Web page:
I was unable to sit down and write. I physically could not site still to read, draw, let alone write. I really wanted to share this summer. There were so many obstacles that I have finally overcome. But my TBI brain wouldn’t allow me to focus on intelligent conversation, sustained attention and unjumbled thoughts. I am glad that I let my body adjust to the meds and let things come back to even keel as now it is mid October and I am able to sit still long enough and write. I actually did begin October 2, but I have no idea where my draft went…somewhere floating in some random person’s email probably.

Then my son broke his leg October 3 and we have been adjusting to that. Talk about mess up my morning routine (LOL) I do my best and some days we are on time for school and others we are not. At least I haven’t forgotten a kid yet.

I passed my 3rd year brain surgery September 4 and my first year Steven-Johnson’s Syndrome (SJS) recovery September 5 with some major recovery milestones. Pain mostly controlled. I still feel tingling and fire ants on my right side. My right side aches when I do too much. I can live with that! But I am doing oh so much more. I still require my naps to be functional, but they are not all day naps unless I go hard core non-stop for a bit. I can live with that! I still get headaches and migraines but they have an beginning and a end rather than a continuous pain that doesn’t end. I can live with that!

I still have sensitive skin, itchy skin and rashes still. I am hoping we can get a handle on this as I hate having lots of cuts and scabs on my arms, legs and back. I am looking like a drug addict. The intense itching really bugs me. I am glad that my mouth only gets irritated once or twice month. I can even floss my teeth now. It takes a lot of energy not focus on the itching. At night it is really bad.

Believe me I am ecstatic about all the positive milestones in my recovery and I don’t focus on my annoyances of this recovery, but i still one not to settle. I am beginning to focus on my next milestones. Sustained energy and steady cognitive improvement. I can see work in the future. I have no clue what type of work, but it does seem more obtainable now!

So I am back not only from my break from writing but I AM BACK to land of living instead of sitting on the sidelines. It just makes it easier to live a meaninful life when not in as much pain.


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The battle between a clean deck and empty energy tank

IMG_3591This was my battle and I won. You would never think that a deck could be so sneaky and ninja like could you. But for a person such as myself recovering from a TBI/ABI with major fatigue issues a clean deck can be a nasty fight. First off, I actually “noticed” how grubby our back deck was. I wasn’t distracted by pain or other stuff that can “blind” me to seeing how the world is around me. Second, I moved all the furniture out of the way and then I cleaned the deck by mopping it. I also conquered the deck from start to finish in one go; not my usual family frustrating chain of events.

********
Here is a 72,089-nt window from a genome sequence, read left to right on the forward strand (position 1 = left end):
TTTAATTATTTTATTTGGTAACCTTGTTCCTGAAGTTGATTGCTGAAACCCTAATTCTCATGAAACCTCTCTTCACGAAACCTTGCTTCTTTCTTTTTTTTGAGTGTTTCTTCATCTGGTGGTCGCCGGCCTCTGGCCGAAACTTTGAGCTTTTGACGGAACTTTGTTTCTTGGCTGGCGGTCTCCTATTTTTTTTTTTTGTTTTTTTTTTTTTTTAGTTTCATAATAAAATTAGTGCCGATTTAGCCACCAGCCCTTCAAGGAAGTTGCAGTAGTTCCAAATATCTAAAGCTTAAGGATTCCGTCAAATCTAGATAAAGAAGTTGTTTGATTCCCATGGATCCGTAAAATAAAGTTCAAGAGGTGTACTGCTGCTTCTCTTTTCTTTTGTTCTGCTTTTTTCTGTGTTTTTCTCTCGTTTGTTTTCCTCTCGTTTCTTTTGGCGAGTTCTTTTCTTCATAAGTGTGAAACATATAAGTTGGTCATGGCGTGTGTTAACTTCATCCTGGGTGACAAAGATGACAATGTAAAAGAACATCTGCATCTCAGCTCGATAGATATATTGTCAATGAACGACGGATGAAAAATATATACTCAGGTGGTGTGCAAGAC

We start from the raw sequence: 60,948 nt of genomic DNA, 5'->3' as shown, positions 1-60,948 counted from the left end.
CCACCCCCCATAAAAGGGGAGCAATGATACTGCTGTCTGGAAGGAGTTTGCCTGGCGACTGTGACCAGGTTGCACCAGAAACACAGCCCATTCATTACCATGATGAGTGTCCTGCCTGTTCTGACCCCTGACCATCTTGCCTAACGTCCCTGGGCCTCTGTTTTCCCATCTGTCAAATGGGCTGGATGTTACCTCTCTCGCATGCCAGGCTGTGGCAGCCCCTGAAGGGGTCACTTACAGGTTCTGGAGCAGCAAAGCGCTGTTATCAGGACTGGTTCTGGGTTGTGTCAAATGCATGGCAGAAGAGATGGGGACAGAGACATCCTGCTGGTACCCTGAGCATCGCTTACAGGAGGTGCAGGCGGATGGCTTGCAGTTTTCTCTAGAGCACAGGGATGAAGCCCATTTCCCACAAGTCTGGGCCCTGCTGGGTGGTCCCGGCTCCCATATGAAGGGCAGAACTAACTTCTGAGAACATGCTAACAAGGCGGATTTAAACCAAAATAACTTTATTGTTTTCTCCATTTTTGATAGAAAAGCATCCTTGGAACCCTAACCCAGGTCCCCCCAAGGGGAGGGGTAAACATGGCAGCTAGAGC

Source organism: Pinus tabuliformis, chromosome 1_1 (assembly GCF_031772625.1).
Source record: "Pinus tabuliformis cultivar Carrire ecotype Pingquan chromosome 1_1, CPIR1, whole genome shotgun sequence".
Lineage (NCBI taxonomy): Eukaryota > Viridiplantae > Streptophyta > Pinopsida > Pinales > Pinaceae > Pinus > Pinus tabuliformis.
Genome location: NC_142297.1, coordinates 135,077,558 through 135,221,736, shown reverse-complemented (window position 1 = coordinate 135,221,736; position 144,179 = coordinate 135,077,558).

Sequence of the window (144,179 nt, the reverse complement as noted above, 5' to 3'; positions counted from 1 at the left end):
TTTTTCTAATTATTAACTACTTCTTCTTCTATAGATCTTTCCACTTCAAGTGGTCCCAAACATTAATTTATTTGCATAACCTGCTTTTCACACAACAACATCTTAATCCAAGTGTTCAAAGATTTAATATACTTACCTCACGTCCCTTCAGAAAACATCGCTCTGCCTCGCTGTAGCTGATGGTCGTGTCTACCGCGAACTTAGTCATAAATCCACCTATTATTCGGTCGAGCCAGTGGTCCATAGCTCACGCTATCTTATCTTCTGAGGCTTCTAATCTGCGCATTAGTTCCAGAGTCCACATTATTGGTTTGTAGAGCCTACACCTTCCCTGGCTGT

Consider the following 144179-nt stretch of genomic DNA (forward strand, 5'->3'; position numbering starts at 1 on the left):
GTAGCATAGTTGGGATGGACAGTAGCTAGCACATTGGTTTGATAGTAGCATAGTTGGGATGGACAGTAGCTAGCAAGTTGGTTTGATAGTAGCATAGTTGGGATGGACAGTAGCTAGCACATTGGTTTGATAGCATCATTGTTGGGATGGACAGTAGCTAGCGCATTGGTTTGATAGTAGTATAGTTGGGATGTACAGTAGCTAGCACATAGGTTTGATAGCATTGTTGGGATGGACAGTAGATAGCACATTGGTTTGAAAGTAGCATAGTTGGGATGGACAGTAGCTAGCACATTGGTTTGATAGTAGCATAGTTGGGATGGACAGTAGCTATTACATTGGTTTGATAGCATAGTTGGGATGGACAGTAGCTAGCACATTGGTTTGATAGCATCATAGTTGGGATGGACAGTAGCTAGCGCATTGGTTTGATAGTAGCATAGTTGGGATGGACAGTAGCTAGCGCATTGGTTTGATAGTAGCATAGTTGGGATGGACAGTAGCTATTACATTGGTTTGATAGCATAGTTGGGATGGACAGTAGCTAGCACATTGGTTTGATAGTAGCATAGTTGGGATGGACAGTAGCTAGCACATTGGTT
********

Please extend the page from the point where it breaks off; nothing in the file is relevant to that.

That does not sound like much to most normal energy people, but this is an amazing step for me. It turned out that the deck is not tan, but really grey. It looks so amazing except for the three steps I forgot to clean on the one side of the deck. Can’t expect perfection when progress has finally started to show up. Oh well – a person can compare colour differences more easily now. I am so over the moon with my new found energy! My progress is blowing me a way every day!

This how cleaning a deck looked like for me for the last three years. How in 33 short steps and a couple months you can have a clean deck when you experience TBI & fatigue issues

1) Jump in and start moving deck chairs

2) Realize that you have blocked yourself into a corner.

3) Move Deck chairs again.

4) Go upstairs and lie down. Head is spinning and no muscle strength

5) Get distracted with something else

6) Forget about half moved deck furniture

7) That day to two weeks later…finally remember that you were going to clean the deck

8) Move the rest of furniture.

9) Go upstairs and lie down. Head is spinning and no muscle strength

IMG_359210) Get distracted with something else

11) Forget about all the displaced deck furniture

12) That day to two weeks later…finally remember that you were going to clean the deck

13) Look for the mop & mop bucket. They moved with us..right!?!

14) Look for floor cleaning solution. We had a big bottle somewhere

15) Arrange all outside & then go upstairs to rest

16) Go upstairs and lie down. Head is spinning and no muscle strength

17) Get distracted with something else

18) Forget about the filled mop bucket with cleaning solution

19) That day to two weeks later…finally remember that you were going to clean the deck

20) Mop half the deck into a corner

21) Re-mop myself out of a corner

22) Go upstairs and lie down. Head is spinning and no muscle strength

23) Get distracted with something else

24) Forget about all the half mopped deck

25) That day to two weeks later…finally remember that you were going to clean the deck